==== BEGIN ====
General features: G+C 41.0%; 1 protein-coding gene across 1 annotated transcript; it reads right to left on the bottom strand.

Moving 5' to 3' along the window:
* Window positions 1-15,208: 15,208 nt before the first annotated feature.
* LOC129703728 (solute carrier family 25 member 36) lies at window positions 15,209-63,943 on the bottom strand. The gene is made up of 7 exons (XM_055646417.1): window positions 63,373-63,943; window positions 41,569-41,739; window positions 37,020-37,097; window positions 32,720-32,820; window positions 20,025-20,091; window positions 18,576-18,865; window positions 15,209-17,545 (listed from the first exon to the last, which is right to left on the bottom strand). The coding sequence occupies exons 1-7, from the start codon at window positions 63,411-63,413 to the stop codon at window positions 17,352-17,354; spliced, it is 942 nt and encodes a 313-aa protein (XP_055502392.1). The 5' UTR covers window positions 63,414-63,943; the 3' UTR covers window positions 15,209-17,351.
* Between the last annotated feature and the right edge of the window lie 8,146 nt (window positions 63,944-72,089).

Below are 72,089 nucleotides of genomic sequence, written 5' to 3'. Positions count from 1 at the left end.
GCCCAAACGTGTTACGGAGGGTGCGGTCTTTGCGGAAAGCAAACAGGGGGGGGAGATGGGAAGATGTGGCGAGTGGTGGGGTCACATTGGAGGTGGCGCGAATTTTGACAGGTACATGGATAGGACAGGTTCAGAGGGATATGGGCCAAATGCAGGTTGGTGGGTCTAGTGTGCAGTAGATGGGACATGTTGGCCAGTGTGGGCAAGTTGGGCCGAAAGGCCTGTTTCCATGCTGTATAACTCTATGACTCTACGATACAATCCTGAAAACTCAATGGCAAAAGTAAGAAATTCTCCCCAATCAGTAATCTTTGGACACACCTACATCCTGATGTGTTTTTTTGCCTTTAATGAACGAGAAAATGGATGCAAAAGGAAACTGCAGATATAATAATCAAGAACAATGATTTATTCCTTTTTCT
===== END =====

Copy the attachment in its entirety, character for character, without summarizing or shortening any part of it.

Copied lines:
General features: G+C 41.0%; 1 protein-coding gene across 1 annotated transcript; it reads right to left on the bottom strand.

Moving 5' to 3' along the window:
* Window positions 1-15,208: 15,208 nt before the first annotated feature.
* LOC129703728 (solute carrier family 25 member 36) lies at window positions 15,209-63,943 on the bottom strand. The gene is made up of 7 exons (XM_055646417.1): window positions 63,373-63,943; window positions 41,569-41,739; window positions 37,020-37,097; window positions 32,720-32,820; window positions 20,025-20,091; window positions 18,576-18,865; window positions 15,209-17,545 (listed from the first exon to the last, which is right to left on the bottom strand). The coding sequence occupies exons 1-7, from the start codon at window positions 63,411-63,413 to the stop codon at window positions 17,352-17,354; spliced, it is 942 nt and encodes a 313-aa protein (XP_055502392.1). The 5' UTR covers window positions 63,414-63,943; the 3' UTR covers window positions 15,209-17,351.
* Between the last annotated feature and the right edge of the window lie 8,146 nt (window positions 63,944-72,089).

Below are 72,089 nucleotides of genomic sequence, written 5' to 3'. Positions count from 1 at the left end.
GCCCAAACGTGTTACGGAGGGTGCGGTCTTTGCGGAAAGCAAACAGGGGGGGGAGATGGGAAGATGTGGCGAGTGGTGGGGTCACATTGGAGGTGGCGCGAATTTTGACAGGTACATGGATAGGACAGGTTCAGAGGGATATGGGCCAAATGCAGGTTGGTGGGTCTAGTGTGCAGTAGATGGGACATGTTGGCCAGTGTGGGCAAGTTGGGCCGAAAGGCCTGTTTCCATGCTGTATAACTCTATGACTCTACGATACAATCCTGAAAACTCAATGGCAAAAGTAAGAAATTCTCCCCAATCAGTAATCTTTGGACACACCTACATCCTGATGTGTTTTTTTGCCTTTAATGAACGAGAAAATGGATGCAAAAGGAAACTGCAGATATAATAATCAAGAACAATGATTTATTCCTTTTTCT